The UK could suffer the worst economic slump since at least World War II if Prime Minister Theresa May fails to get her Brexit plan past lawmakers and the country crashes out of the European Union (EU) without a deal.
The stark warning from the Bank of England (BoE) sees the economy shrinking by 8% within a year and property prices plunging almost a third under a worst-case scenario. For context, the peak to trough drop in UK GDP in the financial crisis was just over 6%.
Meanwhile, questions about the credibility of the UK would send sterling into a tailspin, forcing the central bank to hike interest rates sharply to combat inflation.
Here are the main points in the “disorderly” Brexit scenario:
GDP drops 8%. House prices fall 30%. Commercial property prices plunge 48%. Sterling falls 25% to below parity with the dollar. Unemployment rises to 7.5%. Inflation accelerates to 6.5%. BoE benchmark rate rises to 5.5% and averages 4% over three years. Britain goes from net migration to net outflows of people.
The BoE analysis, carried out in response to a request from a committee of lawmakers, is the latest to highlight the dangers from having no new trade arrangements in place by the time Britain leaves the EU on March 29.
May is pushing her EU Withdrawal Agreement, but it’s not clear she will have the numbers to get it through Parliament in a crunch vote on December 11.
If it’s rejected, the UK will be on course to crash out into a legal limbo, with no special rules in place to regulate trade with the bloc. Earlier, the Treasury provided its own longer-term analysis, which also includes a hit to growth and incomes under any Brexit option.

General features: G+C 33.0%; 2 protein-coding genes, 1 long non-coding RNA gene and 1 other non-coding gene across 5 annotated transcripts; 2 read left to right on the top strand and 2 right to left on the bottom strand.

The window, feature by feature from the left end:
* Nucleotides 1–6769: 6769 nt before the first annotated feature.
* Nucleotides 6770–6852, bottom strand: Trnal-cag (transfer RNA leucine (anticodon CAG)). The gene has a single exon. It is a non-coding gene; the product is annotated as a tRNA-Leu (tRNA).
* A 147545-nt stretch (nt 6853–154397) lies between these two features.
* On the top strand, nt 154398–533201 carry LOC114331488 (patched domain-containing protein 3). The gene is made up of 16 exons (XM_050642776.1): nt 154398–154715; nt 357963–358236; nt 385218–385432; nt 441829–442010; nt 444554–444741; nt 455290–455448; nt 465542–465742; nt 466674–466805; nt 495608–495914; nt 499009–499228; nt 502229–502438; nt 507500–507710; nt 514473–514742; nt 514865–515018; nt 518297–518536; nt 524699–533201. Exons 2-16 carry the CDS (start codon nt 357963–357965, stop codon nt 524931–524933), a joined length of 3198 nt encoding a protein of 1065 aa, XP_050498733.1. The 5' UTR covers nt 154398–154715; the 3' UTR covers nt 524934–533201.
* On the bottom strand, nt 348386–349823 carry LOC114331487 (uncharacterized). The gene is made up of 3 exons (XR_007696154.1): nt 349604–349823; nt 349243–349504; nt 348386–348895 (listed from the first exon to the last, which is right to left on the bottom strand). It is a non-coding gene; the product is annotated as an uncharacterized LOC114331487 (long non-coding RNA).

The BoE said a disorderly Brexit would involve Britain losing the trade agreements it enjoys through EU membership, and border and customs infrastructure would be unable to cope.
But it’s not clear the gloomy report will change much. While anti-Brexit groups will see it as reinforcing their argument, those in favour of leaving are likely to accuse Governor Mark Carney of reviving what they call “Project Fear.”
The BoE made clear that a chaotic departure is not its assumption. It provided other options from what it calls a disruptive Brexit to the economic partnership with the EU sought by May.
While a disorderly situation would leave GDP as much as 10.5% lower by the end of 2023 relative to remaining in the EU, the loss diminishes to less than 4 percent under an agreement that maintains close ties.
The immediate hit to the economy from a disruptive Brexit, under which World Trade Organisation tariffs and other barriers are introduced suddenly, would be about 3%, the BoE said. The decline in house prices would be 14%.
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